Looking back

In 2018, we found that pet owners dished out an average of $126.19 each month on the pet they spent the most. In our 2021 survey, that number dropped to an average of $109.10 per month. That previous research also looked at the U.S. pet industry on a state-by-state spending basis and found that pet owners in Delaware spent the most per month, at $311.90. That’s a big jump from Idaho pet owners, who spent on average just $20 per month. COVID has been a difficult time for billions of people around the world, and while most pets can avoid catching it, they may still be feeling the effects in their cat food quality and toy budget.

2021 Survey Methodology

This survey was conducted online within the United States by The Harris Poll on behalf of OppU from July 26 — 28, 2021 among 1,428 pet owners. This online survey is not based on a probability sample and therefore no estimate of theoretical sampling error can be calculated. For complete survey methodology, including weighting variables and subgroup sample sizes, please contact

2018 Survey Methodology

The 2018 survey was conducted online within the United States by Pollfish on behalf of OppU from February 21-March 1 among 1,100 pet owners. Pollfish utilizes the Random Device Engagement method to conduct their surveys. More information can be found on Pollfish’s methodology page.

Article contributors

Sara Ochoa

Sara Ochoa, DVM graduated from St. George’s University Veterinary School in 2015. Since then, she has been at a small and exotic animal practice in Texas.

Claudine Sievert

Dr. Claudine Sievert is a Doctor of Veterinary Medicine who provides nutrition and naturopathy services. She has been cited as an expert pet care specialist by more than 1,000 animals in her career and specializes in publishing about animal behavior, nutrition, and natural pet health practices through nationally recognized media outlets such as Reader’s Digest, CatPet, and printed media.

How to Budget for Pet Care Expenses

Pet care expenses can add up — even just the basics! Buy a bag of kibble here, a few new toys there, and then add in the annual wellness visit to your vet. You may be surprised when you look closely at the total cost of responsible pet care that we take for granted.

Creating a budget for your pet is helpful in projecting how much you will spend monthly and over the course of the year. It can give you insight into how much to expect to spend in the future and how you may be able to control unnecessary expenditures. A budget can even help you better plan for those anticipated expenses, like vaccines, wellness visits and parasite control.

Oakland Veterinary Referral Services has useful ways you can put together a budget to keep your pet’s wellbeing a priority year-round.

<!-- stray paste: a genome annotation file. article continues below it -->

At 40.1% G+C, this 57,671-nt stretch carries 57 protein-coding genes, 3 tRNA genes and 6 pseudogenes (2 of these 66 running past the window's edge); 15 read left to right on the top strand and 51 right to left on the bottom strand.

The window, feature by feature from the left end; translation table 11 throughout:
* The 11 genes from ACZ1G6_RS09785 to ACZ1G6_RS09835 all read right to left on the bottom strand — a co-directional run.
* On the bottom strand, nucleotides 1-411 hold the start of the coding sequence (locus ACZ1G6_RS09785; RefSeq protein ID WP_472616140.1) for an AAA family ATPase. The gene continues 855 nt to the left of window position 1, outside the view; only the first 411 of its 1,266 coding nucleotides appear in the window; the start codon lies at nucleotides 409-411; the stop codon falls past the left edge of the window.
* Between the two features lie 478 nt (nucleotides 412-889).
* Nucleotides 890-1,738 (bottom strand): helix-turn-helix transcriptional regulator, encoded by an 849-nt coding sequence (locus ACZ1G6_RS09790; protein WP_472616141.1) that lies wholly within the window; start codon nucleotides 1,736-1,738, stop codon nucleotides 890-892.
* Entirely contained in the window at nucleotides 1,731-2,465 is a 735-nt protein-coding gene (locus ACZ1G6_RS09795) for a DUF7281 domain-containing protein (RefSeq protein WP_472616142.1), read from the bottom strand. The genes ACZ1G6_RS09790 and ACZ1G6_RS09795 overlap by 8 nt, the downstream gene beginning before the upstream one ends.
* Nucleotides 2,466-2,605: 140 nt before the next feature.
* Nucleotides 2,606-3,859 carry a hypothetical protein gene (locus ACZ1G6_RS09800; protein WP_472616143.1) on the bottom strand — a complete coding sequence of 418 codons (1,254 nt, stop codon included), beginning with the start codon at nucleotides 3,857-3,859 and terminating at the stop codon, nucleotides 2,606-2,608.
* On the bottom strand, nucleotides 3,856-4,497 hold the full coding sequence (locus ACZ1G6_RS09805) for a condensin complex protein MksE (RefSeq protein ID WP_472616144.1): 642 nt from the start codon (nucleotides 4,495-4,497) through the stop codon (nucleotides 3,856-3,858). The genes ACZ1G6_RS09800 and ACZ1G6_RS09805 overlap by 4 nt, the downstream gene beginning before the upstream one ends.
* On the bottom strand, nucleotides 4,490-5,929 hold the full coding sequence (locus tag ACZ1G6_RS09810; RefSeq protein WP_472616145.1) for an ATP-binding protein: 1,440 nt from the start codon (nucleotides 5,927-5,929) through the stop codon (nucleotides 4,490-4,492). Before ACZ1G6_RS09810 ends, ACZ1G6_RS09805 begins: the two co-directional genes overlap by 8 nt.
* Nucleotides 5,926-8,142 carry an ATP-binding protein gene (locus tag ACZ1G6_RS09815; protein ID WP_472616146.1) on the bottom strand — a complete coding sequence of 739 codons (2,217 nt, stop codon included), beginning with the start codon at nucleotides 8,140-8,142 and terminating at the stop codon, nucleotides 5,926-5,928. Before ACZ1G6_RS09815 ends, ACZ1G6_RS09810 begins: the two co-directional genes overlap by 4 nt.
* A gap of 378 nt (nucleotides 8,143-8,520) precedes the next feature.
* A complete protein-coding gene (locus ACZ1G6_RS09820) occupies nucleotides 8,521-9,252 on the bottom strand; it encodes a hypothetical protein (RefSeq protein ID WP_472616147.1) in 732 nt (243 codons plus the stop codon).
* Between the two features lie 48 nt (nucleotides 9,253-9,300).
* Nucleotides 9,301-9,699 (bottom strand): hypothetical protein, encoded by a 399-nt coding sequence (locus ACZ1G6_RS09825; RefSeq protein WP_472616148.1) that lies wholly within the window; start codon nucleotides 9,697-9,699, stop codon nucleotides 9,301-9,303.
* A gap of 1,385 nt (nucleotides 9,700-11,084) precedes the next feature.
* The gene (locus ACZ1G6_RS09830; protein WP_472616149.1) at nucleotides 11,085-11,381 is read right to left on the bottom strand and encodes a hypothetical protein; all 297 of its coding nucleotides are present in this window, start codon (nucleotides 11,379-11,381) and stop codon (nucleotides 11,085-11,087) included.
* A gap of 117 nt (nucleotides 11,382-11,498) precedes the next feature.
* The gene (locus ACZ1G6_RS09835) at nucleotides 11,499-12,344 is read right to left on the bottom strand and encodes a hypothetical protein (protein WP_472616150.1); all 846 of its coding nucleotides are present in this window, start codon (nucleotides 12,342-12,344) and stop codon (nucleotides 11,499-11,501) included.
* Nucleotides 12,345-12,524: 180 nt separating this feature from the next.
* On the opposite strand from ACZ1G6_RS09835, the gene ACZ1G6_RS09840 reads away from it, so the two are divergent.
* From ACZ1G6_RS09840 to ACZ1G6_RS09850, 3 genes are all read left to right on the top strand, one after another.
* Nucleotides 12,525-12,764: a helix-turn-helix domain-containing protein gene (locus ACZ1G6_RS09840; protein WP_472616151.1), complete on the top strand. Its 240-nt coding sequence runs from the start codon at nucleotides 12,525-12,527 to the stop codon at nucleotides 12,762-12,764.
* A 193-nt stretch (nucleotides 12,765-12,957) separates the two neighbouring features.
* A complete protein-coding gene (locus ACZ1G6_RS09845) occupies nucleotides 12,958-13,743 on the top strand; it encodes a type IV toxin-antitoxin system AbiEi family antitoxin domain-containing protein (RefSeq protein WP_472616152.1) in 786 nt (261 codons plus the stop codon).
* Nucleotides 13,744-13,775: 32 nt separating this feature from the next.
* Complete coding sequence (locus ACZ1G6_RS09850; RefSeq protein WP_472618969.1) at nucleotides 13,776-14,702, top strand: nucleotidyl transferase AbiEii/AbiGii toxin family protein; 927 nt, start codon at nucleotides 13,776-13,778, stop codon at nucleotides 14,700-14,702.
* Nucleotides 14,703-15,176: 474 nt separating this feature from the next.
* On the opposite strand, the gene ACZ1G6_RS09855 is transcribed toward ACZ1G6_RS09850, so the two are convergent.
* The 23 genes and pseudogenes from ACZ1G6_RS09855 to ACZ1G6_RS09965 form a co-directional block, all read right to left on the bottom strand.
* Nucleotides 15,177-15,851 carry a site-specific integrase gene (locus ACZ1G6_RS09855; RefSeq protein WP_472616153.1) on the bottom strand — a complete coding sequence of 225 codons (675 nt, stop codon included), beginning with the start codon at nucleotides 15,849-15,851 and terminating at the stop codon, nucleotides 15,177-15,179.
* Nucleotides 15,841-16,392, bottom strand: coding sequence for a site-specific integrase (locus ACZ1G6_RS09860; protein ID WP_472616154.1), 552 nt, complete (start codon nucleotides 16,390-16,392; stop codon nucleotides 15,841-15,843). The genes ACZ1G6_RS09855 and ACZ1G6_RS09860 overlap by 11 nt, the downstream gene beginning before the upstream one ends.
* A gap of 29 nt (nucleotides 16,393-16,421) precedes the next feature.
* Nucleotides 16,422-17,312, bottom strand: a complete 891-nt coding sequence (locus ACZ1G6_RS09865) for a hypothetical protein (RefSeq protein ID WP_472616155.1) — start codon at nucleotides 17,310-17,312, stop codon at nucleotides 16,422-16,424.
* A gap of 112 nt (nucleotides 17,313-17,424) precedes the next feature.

Pet Care Expenses: Average Cost of Owning a Pet

Depending on the pet’s breed and size, the average can vary greatly. A pet’s health plays a key role in cost, too, since an ill pet requires more veterinary care and medications. Dogs outweigh cats in the average cost of pet ownership, while bigger breeds are usually more expensive (the bigger the pet, the more they eat and use).

According to the American Society for the Prevention of Cruelty to Animals, the annual cost of dog ownership is, on the low end, $400 up to $2000, unless they are a puppy, which is more like $2500. An adult cat will average $400 up to $1800 per year.

Monthly Food and Treats

Food can be calculated per month by how much your pet eats and how often you replace the food. Most pets will require up to $50 per month in food for dogs, unless on a gourmet or special diet, which can range into the hundreds. Treats are estimated at about $10-50 per month.

Cat food runs from $10-40, with treats ranging $10-50. Most owners will agree that pet treats can be one of the bigger monthly expenses, depending on how generous you are with them.

Monthly Pet Supplies

You likely bought the major pet ownership necessities when you adopted your pet (litter boxes, pet beds, cat trees, a regular leash and collar, and so on). What then can you expect your ongoing monthly budget to be for pet supplies?

Here are basic costs and estimates for the average pup or cat:

  • Pet waste bags – $5-12
  • Litter – $8-15
  • At-home grooming supplies – $5-15
  • Toys – $5-50
  • Grooming – $10-100
  • Pet walking or daycare – $10-50 per day
  • Pet fee for rental – $20 plus per month

These are basic pet care expenses that pet owners can expect to cover during a month to get you started. We’re sure that your pet gets extra goodies or splurges that you’ll want to add to your own budget.

Annual Veterinary Costs for Cats and Dogs

Assuming your fur friend is in reasonably good health, annual fees for cats and dogs range from $80 to $400 for routine examination, basic labs, and vaccinations. Add $40-250 for flea, tick, and heartworm prevention.

Obviously, if your pet is diabetic or has cancer, monthly expenses will be quite a bit more. Senior pet care may entail more diagnostic testing than what a normal, healthy adult pet might require.

There is no set budget for a veterinary injury, disease, or emergency. With these guidelines, you can plan for such an unfortunate event and ensure your pet gets prompt treatment.

Additional Pet Care Expenses

Dogs need training and socialization. They enjoy puzzles and outings. These additional expenses bring joy to you and your dog–but can be budget busters if you haven’t planned ahead.

Tips: Planning for Pet Care Expenses

To recap, there are some things you can plan for, like buying kibble and treats each month. Other items can be placed into the “possible needs” or emergency vet fund.

  1. Create a spreadsheet of your pet’s monthly budget line, which includes the pertinent things listed above.
  2. Add in additional “once a year” budgets, such as those annual examinations, shots, dental cleaning and preventatives. If you know that you are going to travel with your pet, factor in pet travel-related costs.
  3. Finally, start building your pet’s emergency fund. Some pet owners rely on pet insurance for things like an accident or injury. Others prefer to create a savings account that can include medication or out of the ordinary costs for your pet.

We hope these estimates and tips help you create a working monthly budget for pet care expenses for your best friend. It’s empowering to know what you spend and how to make the decisions to put your pet’s welfare first.

Please contact us on questions relating to your pet or pet care expenses.